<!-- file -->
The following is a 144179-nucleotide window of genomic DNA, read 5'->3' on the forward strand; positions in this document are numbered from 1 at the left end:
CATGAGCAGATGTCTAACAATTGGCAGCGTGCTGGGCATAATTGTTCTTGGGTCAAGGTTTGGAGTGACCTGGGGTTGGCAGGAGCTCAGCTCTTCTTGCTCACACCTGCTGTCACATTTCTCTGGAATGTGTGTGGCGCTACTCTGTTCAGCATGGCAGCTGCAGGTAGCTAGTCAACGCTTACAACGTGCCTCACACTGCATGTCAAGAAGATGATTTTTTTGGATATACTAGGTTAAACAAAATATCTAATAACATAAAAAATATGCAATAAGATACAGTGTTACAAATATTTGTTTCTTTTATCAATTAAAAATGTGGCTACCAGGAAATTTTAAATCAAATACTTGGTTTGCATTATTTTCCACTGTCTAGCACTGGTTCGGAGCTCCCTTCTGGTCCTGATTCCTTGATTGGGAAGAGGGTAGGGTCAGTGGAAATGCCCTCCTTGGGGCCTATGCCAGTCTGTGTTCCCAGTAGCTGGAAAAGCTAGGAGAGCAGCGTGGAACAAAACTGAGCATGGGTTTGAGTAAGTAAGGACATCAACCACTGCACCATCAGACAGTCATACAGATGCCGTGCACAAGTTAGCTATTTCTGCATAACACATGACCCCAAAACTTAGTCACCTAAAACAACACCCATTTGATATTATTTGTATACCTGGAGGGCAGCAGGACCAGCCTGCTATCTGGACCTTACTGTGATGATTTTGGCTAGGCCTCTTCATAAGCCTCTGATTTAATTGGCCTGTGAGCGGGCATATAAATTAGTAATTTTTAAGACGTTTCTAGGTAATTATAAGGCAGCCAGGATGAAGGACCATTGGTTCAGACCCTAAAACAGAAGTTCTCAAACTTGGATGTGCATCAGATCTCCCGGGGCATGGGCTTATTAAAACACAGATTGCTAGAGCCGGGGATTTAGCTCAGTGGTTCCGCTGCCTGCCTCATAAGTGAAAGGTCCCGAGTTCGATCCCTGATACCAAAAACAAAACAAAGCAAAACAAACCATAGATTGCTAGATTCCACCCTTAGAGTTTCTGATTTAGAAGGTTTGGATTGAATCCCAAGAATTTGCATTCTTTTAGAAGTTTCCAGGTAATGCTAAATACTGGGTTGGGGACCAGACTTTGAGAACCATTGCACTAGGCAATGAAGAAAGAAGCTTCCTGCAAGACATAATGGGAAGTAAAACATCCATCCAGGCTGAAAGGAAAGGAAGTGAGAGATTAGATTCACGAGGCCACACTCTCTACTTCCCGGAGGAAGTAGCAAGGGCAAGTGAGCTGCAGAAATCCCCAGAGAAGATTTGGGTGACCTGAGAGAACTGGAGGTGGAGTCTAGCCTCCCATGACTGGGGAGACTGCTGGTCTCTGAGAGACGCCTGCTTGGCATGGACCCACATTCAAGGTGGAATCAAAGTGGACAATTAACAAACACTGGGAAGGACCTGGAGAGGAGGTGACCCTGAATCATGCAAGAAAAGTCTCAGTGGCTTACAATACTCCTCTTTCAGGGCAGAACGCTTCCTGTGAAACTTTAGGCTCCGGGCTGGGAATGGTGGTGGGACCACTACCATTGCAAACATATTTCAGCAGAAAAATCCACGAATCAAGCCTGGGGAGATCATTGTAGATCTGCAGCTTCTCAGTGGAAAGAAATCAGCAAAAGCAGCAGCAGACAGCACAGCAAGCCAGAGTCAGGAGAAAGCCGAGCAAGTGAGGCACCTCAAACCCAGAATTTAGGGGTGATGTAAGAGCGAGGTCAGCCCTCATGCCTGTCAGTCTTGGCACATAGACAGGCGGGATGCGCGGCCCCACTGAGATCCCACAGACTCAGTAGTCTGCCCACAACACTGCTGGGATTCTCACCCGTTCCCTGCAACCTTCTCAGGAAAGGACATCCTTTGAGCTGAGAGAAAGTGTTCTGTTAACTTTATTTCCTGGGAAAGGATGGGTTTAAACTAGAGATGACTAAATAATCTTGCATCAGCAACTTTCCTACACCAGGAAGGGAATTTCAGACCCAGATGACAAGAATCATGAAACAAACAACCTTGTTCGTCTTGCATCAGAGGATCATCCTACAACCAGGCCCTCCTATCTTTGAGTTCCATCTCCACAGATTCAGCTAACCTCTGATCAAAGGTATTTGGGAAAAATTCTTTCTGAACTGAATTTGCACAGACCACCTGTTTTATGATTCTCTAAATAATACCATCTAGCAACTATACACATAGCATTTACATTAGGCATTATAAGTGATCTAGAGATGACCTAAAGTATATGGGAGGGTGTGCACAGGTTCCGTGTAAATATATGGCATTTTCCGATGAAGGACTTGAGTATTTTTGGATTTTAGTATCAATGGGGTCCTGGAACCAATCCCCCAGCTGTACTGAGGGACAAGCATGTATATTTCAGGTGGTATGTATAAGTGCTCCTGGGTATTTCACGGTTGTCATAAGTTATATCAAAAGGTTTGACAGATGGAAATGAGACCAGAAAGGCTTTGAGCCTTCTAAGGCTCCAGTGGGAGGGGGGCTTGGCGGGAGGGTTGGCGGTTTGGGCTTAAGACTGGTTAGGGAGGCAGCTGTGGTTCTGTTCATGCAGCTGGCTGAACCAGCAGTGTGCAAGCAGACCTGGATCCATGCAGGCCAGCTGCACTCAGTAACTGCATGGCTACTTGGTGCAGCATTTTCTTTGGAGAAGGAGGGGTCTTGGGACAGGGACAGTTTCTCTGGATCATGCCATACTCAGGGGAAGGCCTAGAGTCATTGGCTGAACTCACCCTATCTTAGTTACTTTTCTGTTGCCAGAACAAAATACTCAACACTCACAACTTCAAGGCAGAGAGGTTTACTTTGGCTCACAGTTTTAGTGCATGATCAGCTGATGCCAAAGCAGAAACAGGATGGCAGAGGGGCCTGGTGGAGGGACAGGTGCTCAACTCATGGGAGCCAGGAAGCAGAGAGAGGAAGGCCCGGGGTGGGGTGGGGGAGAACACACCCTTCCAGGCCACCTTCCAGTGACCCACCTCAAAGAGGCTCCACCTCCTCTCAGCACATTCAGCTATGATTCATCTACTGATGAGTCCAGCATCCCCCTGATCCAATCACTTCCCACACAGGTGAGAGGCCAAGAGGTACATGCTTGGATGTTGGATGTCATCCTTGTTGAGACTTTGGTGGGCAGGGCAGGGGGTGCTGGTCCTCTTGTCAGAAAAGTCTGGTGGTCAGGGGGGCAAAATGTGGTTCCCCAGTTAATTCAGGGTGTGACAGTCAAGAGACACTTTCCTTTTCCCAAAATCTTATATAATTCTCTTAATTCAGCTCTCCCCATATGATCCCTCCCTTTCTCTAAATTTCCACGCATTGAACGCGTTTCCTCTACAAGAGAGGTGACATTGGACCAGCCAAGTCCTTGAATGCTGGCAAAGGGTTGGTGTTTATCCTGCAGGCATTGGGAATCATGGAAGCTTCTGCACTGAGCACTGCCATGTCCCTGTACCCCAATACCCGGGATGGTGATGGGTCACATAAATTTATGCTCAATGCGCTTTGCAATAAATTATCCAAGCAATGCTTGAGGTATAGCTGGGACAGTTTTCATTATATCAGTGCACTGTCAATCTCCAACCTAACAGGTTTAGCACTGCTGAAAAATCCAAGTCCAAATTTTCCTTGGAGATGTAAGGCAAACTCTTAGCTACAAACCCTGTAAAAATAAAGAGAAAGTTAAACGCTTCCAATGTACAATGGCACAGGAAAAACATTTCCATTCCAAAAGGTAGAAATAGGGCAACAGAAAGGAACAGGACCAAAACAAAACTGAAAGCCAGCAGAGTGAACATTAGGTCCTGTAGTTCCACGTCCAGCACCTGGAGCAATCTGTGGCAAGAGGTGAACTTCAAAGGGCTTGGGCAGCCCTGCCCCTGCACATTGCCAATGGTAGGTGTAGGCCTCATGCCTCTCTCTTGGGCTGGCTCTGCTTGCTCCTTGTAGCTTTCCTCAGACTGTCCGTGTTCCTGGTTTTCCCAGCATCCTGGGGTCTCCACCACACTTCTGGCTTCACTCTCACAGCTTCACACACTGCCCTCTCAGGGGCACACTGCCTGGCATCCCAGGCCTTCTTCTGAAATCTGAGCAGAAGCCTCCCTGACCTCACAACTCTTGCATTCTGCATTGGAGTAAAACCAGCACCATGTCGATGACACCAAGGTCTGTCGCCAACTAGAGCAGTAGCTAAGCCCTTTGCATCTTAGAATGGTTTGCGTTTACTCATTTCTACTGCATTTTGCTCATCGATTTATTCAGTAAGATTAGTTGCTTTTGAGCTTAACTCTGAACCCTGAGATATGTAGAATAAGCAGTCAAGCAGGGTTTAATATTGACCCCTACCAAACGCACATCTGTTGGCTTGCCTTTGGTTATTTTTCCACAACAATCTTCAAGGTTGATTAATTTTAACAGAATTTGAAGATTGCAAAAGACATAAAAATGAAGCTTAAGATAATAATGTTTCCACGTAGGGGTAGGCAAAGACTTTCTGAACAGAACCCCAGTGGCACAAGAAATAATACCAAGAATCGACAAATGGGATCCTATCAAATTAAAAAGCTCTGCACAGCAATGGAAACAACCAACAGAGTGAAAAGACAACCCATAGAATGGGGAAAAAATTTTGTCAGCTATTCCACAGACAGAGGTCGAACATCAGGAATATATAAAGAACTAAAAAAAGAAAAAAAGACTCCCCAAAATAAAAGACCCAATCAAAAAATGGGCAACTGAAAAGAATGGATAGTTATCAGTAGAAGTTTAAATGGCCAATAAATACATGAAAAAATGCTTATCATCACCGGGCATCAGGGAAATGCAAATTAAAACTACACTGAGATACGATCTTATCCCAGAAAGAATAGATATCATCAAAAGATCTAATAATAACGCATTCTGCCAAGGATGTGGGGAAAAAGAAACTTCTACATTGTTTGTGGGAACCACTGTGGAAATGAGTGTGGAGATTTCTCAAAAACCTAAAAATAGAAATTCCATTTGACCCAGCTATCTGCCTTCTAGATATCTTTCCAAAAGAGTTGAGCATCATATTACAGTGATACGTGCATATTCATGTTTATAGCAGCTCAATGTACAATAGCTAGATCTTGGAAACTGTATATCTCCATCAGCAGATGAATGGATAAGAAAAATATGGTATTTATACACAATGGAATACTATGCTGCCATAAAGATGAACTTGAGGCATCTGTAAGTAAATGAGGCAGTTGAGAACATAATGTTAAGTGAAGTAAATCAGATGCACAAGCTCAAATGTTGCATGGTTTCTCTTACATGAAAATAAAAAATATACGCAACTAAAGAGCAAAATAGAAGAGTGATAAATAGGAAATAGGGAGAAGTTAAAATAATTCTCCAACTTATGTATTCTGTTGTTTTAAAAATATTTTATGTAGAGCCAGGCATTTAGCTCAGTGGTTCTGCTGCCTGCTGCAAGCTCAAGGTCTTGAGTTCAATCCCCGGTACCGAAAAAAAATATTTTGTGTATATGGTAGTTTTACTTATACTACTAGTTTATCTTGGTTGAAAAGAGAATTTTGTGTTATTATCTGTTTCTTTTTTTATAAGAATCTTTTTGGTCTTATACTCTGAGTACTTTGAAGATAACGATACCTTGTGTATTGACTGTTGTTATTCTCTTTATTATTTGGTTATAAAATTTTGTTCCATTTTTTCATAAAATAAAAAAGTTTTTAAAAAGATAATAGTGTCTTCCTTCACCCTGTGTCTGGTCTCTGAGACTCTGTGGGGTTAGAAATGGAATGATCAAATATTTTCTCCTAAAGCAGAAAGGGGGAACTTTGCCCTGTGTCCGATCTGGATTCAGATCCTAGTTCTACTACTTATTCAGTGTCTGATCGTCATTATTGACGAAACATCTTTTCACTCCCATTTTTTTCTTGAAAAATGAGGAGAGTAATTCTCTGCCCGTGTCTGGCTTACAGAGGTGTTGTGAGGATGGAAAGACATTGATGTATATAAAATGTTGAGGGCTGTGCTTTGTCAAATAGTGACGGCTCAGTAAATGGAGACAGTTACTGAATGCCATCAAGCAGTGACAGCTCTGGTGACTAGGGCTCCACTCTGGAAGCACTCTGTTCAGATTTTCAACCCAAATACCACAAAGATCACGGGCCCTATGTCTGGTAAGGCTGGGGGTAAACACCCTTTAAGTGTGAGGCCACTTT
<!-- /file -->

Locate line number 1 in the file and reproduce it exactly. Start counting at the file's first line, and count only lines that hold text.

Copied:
The following is a 144179-nucleotide window of genomic DNA, read 5'->3' on the forward strand; positions in this document are numbered from 1 at the left end: